. • Bochart. Hieroz. lib. i, cap. 1, p. 4, vol. iii. e Ibid. l. 502, &c. . . Gen. xv, 9.
866, a, 76, c.
of the turtle is heard in our land." The dove was long regarded by the orientals, and particularly by the Assyrians, probably on account of her services to Noah and his family, with great veneration. A golden dove adorned the head of the Syrian goddess, and shared in the honours of that pretended deity. From the time of Semiramis, who, in the fabulous history of Assyria, was in a wonderful manner nourished and preserved by an immense flock of doves, that beautiful bird was actually worshipped as a goddess. This fact, which Ctesias records, is attested by Xenophon, who declares, that the inhabitants of Syria would not suffer them to be molested.h. The infatuated people looked upon them as the most sacred of the feathered race; and thought it unlawful even to touch them. The use of these birds was by law prohibited to the Syrians, from the earliest times; and, while they made no scruple to eat other fowls, they carefully abstained from the dove ; because she was not only sacred to their principal goddess, but was herself elevated to the rank of a divinity, and numbered among the gods. A figure of the same bird, surrounded with the rainbow, in allusion to the food, waved in the banners of the Assyrian monarchs. To that symbol, the prophet Jeremiah undoubtedly refers in these words: “ Their land is desolate, because of the fierceness of the oppressor;" strictly, the fierceness of the dove,' “ and because of his fierce anger.”. And in another part of the propecy: 5 Arise, and let us go again to our own people, and to the land of our nativity, from the oppressing sword;" (179902777,) from the sword of the dove." For fear of the oppressing sword, (the sword of 3 Song ii, 12.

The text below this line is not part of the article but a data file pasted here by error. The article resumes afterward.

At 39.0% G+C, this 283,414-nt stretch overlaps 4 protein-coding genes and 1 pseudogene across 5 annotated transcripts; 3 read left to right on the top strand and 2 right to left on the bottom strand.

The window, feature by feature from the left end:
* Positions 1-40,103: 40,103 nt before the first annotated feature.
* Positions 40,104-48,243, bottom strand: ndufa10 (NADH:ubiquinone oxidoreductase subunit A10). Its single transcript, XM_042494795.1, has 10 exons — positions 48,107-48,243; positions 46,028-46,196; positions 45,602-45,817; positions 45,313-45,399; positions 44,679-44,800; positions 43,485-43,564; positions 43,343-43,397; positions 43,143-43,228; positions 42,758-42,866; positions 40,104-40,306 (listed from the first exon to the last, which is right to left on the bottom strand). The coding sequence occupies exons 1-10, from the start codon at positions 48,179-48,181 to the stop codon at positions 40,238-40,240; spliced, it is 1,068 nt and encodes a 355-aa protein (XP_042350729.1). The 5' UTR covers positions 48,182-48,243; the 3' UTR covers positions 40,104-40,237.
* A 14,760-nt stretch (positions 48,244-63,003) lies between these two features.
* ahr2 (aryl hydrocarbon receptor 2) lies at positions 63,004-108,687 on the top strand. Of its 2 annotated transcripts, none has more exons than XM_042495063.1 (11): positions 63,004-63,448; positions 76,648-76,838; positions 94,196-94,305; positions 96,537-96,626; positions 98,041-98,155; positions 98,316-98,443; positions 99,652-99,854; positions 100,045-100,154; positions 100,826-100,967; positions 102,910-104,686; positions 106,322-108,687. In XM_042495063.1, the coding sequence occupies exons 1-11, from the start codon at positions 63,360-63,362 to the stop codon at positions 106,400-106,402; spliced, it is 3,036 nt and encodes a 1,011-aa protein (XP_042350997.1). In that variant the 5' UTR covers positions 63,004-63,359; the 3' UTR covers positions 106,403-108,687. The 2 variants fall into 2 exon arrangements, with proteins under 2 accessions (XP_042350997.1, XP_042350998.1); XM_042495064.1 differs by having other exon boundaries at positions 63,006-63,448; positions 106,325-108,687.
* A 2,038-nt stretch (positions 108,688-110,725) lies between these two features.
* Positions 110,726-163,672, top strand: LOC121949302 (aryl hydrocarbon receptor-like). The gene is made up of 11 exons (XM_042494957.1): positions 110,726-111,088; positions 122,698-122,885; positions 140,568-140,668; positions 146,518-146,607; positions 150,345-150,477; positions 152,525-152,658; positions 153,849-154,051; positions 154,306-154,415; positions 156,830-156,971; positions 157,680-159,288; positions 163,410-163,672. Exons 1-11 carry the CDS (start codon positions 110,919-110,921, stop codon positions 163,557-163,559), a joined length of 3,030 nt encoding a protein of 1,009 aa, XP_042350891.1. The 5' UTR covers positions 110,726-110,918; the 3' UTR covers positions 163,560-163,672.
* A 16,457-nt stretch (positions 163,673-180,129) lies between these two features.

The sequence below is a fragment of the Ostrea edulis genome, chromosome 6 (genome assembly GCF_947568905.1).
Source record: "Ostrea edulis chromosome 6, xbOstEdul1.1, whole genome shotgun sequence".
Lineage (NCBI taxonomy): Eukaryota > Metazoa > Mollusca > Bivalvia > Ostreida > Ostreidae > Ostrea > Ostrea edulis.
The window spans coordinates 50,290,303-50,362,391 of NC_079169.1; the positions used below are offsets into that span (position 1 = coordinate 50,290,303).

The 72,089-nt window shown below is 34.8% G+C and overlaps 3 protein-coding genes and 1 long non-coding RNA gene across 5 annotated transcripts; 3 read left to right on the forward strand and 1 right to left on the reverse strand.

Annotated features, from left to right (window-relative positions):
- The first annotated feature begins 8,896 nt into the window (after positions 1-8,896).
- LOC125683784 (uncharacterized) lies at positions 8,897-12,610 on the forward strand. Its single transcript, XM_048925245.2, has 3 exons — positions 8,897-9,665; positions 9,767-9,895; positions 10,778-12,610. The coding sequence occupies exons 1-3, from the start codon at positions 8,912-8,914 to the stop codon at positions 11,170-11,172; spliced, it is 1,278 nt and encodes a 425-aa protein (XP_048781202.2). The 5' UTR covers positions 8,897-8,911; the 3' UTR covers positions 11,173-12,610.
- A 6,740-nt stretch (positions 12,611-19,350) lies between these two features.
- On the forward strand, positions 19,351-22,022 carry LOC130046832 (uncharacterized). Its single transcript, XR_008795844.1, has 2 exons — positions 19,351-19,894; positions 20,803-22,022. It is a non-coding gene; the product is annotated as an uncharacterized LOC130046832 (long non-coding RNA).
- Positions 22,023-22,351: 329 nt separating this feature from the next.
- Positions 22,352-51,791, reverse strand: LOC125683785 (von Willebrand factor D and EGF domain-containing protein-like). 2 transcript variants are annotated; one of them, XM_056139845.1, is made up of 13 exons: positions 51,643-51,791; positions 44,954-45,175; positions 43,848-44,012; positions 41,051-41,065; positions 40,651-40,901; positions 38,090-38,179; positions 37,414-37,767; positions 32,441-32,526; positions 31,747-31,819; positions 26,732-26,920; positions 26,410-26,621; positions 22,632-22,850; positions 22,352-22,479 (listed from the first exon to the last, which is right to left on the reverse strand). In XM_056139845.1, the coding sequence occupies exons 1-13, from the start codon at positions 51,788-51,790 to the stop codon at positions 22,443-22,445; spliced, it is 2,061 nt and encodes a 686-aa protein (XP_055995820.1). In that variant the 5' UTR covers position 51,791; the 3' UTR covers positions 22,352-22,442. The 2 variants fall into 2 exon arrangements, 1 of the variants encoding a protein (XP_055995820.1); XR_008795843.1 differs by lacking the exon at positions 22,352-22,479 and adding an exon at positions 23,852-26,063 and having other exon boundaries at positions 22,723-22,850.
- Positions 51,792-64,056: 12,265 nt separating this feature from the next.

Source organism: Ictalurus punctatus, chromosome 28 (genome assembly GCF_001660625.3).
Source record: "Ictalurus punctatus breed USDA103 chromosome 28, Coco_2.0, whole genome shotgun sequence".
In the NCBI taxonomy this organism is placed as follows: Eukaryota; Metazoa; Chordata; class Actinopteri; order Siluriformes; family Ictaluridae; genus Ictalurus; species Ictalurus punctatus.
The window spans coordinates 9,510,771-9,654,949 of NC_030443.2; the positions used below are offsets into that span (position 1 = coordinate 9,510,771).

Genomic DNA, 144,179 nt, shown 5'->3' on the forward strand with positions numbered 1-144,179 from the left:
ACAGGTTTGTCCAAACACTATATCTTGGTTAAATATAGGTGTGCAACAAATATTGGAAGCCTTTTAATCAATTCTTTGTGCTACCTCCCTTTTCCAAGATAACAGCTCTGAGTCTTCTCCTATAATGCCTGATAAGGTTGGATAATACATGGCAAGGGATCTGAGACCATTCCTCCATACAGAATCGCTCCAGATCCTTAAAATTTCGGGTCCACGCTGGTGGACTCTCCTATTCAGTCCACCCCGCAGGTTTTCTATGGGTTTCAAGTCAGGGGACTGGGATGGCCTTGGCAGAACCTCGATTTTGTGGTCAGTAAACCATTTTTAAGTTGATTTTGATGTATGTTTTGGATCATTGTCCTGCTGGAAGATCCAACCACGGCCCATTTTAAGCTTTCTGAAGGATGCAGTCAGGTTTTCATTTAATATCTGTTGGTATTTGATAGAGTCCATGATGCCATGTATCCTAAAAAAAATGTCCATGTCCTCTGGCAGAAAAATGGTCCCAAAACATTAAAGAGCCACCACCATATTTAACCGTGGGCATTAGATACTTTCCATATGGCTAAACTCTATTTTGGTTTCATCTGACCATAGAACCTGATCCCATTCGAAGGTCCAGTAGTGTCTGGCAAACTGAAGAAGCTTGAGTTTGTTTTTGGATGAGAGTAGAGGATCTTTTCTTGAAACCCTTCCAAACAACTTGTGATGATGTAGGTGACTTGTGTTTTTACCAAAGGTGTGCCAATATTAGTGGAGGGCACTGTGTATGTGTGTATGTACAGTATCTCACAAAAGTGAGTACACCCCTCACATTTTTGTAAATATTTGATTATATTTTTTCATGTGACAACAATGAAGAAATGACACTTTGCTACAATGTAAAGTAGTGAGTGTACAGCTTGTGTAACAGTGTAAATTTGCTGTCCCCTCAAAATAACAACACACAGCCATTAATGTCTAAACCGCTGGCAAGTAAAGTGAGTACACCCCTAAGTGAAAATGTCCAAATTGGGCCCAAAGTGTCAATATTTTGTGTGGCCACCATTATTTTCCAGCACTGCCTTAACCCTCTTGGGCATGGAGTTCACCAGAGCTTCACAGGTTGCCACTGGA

" Anab. lib. i, cap. 4, sec. 9. • Bochart. Hieroz. vol. ii, lib. i, cap. 1, p. 5, 6..